As an English teacher, the paper struggle is real!  There have been a number of occasions that I have needed to collect process work and had a TON of papers to bring home.  Version History in G Suite apps has made that a little less of a struggle!

Versions history give you a snapshot of all the changes that have been made over time in a document.  When you go to File --> Version History, the window will change slightly and a text box appears on the right hand side of the screen.  In this text box is a list of dates and names under each date.  If you click on a date it will show what that version of the file looked like and show you who made which change via highlighting.  You can also revert to that version.

In terms of process work, I can see changes over time in a student's document.  You can even rename versions.  So, in terms of process work, I can have students name versions (e.g., draft 1, peer review, self reviews, etc.) and there would only be a single file I would need to access.

I also love that you can track who made which changes in a file.  This has been great for tracking participation in group work.  It has helped me facilitate those "Miss, I have done all the work, my group has done nothing" conversations.

Naming sessions helps if you continuously make changes in a document.  For example, I have slide decks I use when presenting at conferences and summits.  I like to name the version according to the version I presented at each event.  This helps me remember exactly what I said when people reach out after the fact! 

Versions History is a real life saver.  I once had a teacher reach out after 3 hours of her work was erased by a colleague accidentally.  What made the situation worse was that the colleague had then put 3 hours of her own work into the file.  We simply copied the work from the second teacher into a new Doc, restored the version that Teacher 1 had worked on, and pasted the work from Teacher 2 back in.  What would have meant hours of other work, turned into a 3 minute fix.

If you have any other great uses, please leave a comment below!

Wednesday, 29 November 2017

U is for Unsplash

#NaBloWriMo Day 21

I am not going to lie...I struggled the with U.  I may have even cursed Eric. However, thanks to a Google Search of EdTech Tools, I stumbled on this gem. (And it turns out Eric had the same idea!  #GreatMinds)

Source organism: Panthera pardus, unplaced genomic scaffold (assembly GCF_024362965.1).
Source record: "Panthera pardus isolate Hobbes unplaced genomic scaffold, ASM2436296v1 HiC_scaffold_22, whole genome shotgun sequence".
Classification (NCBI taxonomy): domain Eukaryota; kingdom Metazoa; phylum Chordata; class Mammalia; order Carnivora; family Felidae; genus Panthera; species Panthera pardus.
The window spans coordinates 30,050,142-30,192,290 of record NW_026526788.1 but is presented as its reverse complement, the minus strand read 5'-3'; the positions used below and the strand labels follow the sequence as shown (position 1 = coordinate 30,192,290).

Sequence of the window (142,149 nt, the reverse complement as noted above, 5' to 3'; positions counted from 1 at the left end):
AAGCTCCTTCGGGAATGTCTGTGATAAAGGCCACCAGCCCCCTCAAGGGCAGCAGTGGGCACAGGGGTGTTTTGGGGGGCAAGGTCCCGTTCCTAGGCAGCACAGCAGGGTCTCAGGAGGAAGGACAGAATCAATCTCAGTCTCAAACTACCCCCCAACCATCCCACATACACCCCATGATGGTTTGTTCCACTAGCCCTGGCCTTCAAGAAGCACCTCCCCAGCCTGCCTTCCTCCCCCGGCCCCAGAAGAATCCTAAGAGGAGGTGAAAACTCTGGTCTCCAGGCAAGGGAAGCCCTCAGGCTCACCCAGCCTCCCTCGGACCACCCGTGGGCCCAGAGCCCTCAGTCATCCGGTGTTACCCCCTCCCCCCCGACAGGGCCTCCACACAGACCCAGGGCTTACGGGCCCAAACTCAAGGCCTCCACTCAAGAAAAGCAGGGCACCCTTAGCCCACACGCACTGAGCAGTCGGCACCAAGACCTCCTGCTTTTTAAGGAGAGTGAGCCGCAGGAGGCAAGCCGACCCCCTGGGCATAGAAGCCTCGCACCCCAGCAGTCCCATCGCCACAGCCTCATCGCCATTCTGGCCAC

Unsplash is simply a website with over 300K FREE high resolution this one:

Photo by Wes Powers on Unsplash
This is such a great find for me on a few levels.  Firstly, I love being able to find these sorts of sites to show students.  Secondly, my mind automatically goes to ignite talks when I see sites like this.

The site is curated and they have made collections based on themes.  You can also follow artists you like.  Nothing crazy, but a lot of beauty!

Tuesday, 28 November 2017

T is for Twiddla

#NaBloWriMo Day 20

Twiddla is an Online Whiteboard...and it is super simple!  Users can mark up websites or graphics, or start drawing on a blank canvas. It is a really great tool for distance learning led by a teacher or peer to peer.  It even has a built in Equation editor for the mathletes out there.

Twiddla requires no plug-ins or downloads and works on any browser.  Best of all - NO account required!  This is great to maintain student privacy.  (The free version allows for up to 10 participants to meet for 20 minutes.  There are other pricing structures.)

To get started, start a board, and share the link.

Monday, 27 November 2017

S is for Sketchnoting

NaBloWriMo Day 19

This letter should not come as a surprise to anyone who knows me.  I began my Sketchnoting journey in August 2016.  I was reading a book and wanted to really capture and remember the ideas.  I had heard a lot about sketchnoting and thought it might just be my answer.  I tried it...and my first attempt was nothing to write home about.

But it did make me realise that I remembered more when I sketched.  The next opportunity presented itself at a staff meeting when we were doing learning around Truth and Reconciliation.  Normally at meetings, I do a lot of multitasking.  I knew, given the importance of the topic, I needed to have a singular focus.  So I sketched again.  That night I went home and left my sketchnote on the kitchen table.  When my husband came home, we engaged in a conversation about the staff meeting and the Indigenous Peoples of Canada.  This would have never had happened if I had taken traditional notes.  It was this moment that I really saw the power of sketchnoting.

Sketchnoting has since become my go to for taking notes.  You can check out my Flikr account to see them all.

Enough about me...let's talk about what sketchnoting is and why should you do it. Check out this video:

The benefits are countless. To name a few, sketchnoting:
  • Helps with retention (study have shown adding visuals increases retention up to 65%)
  • Increases comprehension data 
  • Helps one to concentrate (form of mneunomic)
  • Stimulates neurological pathways 
  • Activates all four learning modalities 
  • Is an anchoring task (keep us from losing focus on boring tasks)
  • Is relaxing!
So now I expect many readers are saying they love the look but they "are not artist".  I'll leave this here for you:

It is all about that growth mindset!  Try it.  Give Doodle a Day or Sketch 50 a try.  Carve out 10 minutes a day to exercise your creativity muscles - they need exercise like any other muscle.

Want some resources?

All in One Jackpot Resources!!  (Research articles, collections, How & Why, Tools, Videos)

Inspiration for layouts and drawings
Practice Activities

Blog Posts (including Slide Decks)
See Sketchnoting in action

Sunday, 26 November 2017

R is for Read & Write

NaBloWriMo day 18

Read & Write for Google chrome (put out by Texthelp) is one of the best, yet underused, Edutools out there.  (Side note: there are rumours that it might be soon funded by OSAPAC.)